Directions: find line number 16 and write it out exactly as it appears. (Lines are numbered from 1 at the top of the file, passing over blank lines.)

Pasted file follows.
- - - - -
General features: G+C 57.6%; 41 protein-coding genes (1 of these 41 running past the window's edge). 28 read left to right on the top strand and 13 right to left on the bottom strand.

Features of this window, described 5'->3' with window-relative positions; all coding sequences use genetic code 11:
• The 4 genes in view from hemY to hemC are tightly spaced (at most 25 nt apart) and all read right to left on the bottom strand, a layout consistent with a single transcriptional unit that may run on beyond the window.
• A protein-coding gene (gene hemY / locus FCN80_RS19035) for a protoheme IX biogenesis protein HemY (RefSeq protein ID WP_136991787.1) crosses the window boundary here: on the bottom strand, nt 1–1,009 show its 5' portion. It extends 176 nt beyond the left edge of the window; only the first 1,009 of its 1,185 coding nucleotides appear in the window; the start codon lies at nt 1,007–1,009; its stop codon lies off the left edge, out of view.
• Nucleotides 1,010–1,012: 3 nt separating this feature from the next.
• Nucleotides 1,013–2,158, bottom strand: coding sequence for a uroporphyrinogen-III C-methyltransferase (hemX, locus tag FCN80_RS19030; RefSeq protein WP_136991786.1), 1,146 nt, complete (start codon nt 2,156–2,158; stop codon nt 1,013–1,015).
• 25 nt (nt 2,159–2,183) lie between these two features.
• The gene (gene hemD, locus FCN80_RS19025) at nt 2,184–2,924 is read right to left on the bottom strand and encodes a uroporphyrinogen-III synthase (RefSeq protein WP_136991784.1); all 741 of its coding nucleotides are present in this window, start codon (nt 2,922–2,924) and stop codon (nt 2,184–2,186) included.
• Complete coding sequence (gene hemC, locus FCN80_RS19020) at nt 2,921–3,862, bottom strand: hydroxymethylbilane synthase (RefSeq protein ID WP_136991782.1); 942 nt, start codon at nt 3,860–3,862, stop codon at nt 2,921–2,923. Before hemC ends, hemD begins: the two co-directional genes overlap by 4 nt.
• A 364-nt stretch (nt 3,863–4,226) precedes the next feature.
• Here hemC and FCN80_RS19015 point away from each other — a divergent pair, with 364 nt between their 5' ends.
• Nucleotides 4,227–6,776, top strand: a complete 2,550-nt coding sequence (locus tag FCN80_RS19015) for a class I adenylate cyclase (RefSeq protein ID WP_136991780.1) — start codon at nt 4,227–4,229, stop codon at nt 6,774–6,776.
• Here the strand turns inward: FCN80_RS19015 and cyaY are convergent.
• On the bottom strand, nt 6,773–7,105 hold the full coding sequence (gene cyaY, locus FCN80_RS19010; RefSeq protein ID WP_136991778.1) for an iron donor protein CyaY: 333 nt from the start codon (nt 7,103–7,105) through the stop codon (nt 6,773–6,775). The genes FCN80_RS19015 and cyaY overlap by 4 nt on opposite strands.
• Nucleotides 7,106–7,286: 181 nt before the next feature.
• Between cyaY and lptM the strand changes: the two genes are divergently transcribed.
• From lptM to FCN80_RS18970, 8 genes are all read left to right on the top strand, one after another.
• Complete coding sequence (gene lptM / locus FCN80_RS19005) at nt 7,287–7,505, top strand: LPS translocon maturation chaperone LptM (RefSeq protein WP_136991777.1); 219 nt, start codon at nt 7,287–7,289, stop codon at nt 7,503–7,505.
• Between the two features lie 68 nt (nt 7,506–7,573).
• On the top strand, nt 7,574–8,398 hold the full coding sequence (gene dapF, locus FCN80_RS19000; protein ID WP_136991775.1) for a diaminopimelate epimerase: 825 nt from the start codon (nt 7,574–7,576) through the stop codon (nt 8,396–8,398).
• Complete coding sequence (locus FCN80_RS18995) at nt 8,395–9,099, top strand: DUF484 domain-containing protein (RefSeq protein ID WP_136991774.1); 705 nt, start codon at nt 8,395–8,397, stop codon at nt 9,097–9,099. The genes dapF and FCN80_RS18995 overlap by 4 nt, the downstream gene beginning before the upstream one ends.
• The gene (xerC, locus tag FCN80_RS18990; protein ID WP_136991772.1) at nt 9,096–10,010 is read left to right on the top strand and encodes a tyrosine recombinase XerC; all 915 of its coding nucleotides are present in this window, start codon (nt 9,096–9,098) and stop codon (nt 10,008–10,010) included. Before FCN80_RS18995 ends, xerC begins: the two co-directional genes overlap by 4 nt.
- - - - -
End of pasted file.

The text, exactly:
• Between cyaY and lptM the strand changes: the two genes are divergently transcribed.